|Title:||Sustainable Development and the Maintenance of Pakistan's Indigenous Languages|
|Author:||Joan L.G. Baart|
|Email:||click here to access email|
|Institution:||SIL International & University of North Dakota|
This contribution explores the state of the indigenous languages of Pakistan, and the social and economic mechanisms that pose a threat to the country's rich linguistic heritage. All around the world, indigenous and minority cultures and languages are disappearing at an alarming rate. Pakistan itself is the home of some seventy different languages, many of which can be further divided into various distinct dialects. In Pakistan, too, the future viability of many of these unique language varieties is seriously endangered.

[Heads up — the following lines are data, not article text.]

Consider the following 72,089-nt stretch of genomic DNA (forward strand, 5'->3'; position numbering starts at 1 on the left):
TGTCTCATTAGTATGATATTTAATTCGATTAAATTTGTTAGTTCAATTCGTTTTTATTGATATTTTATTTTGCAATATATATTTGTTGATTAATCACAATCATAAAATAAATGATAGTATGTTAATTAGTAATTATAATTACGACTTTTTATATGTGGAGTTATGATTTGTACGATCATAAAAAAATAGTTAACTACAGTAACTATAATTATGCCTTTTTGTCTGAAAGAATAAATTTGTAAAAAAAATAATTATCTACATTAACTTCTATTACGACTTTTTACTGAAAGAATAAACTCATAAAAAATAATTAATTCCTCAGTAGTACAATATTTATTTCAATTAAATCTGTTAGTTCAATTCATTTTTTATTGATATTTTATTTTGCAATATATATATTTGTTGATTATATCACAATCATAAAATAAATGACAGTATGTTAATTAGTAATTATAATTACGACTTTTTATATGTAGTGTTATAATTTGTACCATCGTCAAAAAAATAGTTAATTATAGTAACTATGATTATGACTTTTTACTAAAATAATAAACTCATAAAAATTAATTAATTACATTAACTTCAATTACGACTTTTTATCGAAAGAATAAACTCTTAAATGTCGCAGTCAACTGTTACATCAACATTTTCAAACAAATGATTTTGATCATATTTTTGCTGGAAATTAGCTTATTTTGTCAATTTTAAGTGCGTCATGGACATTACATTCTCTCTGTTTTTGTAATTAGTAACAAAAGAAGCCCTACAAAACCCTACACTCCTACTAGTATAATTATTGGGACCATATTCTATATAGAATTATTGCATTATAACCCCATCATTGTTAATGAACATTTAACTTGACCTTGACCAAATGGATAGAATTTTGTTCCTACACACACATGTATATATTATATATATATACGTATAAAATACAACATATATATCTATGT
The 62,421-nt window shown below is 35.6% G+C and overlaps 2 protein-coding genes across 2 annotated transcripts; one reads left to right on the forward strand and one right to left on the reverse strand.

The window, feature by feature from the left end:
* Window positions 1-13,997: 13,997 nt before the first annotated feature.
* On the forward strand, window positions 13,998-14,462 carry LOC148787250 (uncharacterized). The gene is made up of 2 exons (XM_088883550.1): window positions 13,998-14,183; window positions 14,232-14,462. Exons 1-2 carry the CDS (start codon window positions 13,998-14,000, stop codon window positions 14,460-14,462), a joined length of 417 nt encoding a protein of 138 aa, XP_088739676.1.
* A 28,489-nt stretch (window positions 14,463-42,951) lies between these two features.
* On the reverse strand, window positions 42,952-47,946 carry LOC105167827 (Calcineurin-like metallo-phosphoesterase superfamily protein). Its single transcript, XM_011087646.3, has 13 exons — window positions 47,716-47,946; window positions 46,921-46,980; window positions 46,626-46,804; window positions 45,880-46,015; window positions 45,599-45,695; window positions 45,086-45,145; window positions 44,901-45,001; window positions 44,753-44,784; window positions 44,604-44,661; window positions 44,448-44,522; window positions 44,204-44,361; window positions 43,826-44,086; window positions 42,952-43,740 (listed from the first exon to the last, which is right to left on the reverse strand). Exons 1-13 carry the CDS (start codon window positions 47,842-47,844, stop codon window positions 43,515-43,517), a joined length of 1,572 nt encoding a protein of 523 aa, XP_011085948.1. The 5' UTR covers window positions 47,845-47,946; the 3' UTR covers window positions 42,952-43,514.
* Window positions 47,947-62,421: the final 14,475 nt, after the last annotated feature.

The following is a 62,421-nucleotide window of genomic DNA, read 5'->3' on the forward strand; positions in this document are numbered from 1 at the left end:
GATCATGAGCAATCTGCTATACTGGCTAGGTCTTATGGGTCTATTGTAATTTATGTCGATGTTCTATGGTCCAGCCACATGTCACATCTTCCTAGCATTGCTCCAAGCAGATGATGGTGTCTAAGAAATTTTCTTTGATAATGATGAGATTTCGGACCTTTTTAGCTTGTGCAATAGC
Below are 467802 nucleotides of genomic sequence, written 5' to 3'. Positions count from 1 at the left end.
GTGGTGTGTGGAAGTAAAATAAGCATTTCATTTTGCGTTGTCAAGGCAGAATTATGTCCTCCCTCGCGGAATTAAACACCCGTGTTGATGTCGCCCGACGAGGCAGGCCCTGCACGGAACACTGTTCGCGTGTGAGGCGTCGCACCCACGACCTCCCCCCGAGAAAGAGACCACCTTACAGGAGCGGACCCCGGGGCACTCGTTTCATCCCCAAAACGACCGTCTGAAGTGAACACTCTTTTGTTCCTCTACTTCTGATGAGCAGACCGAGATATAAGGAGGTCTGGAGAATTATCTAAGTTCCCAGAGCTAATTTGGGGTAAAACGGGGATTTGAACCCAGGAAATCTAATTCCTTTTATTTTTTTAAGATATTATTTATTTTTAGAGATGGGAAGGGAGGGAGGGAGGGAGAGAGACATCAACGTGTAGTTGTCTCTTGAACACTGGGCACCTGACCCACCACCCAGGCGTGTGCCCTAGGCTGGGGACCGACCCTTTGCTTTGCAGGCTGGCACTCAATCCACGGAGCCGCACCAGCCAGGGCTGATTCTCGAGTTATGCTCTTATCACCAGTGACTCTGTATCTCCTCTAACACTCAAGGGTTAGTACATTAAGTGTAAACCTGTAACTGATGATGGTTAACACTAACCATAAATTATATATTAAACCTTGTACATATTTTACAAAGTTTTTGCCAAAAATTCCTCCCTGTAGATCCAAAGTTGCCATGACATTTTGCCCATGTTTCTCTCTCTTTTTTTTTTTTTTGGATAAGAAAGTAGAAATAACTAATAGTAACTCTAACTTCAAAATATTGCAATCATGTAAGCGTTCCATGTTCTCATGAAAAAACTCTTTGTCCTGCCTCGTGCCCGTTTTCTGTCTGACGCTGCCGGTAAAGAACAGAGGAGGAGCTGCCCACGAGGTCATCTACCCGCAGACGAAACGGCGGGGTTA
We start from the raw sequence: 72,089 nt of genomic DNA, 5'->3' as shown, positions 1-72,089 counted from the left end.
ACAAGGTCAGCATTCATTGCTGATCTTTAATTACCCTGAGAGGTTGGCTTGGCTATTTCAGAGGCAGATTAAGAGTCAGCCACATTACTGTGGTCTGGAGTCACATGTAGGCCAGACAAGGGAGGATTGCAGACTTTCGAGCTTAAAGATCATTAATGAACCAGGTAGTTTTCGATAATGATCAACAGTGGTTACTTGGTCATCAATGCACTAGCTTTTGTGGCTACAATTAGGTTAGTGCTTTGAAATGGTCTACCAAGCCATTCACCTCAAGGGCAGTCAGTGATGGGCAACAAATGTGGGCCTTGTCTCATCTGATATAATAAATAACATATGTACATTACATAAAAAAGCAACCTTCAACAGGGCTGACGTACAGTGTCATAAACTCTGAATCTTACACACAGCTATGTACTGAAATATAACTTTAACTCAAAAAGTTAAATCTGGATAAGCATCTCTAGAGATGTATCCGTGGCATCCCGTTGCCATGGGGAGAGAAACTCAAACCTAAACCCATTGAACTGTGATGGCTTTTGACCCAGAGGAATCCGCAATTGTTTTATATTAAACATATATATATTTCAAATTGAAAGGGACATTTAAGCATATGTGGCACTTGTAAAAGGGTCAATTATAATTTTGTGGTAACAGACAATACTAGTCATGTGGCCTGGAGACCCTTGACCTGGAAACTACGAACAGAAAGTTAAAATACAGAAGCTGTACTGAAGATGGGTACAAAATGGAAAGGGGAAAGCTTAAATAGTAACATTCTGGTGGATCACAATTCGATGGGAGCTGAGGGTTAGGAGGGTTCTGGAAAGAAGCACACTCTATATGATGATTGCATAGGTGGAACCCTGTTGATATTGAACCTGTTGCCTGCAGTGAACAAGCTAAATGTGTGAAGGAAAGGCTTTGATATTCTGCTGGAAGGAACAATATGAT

As we consider these issues, we see that they are closely connected with the subject of sustainable development. One of the conclusions of the paper is that good, sustainable development is concerned with empowerment of local communities, and that efforts towards this purpose should build on the local cultures and languages and the knowledge encoded in them, rather than replace them.
|Publication Info:||In Iftikhar N. Hassan (ed.): Proceedings of the Conference on the State of Social Sciences and Humanities: Current Scenario and Emerging Trends, December 15-17, 2003, Islamabad, organized by the Committee on the Development of Social Sciences and Humanities (Higher Education Commission, Government of Pakistan) and UNESCO, Islamabad, p. 202-213|
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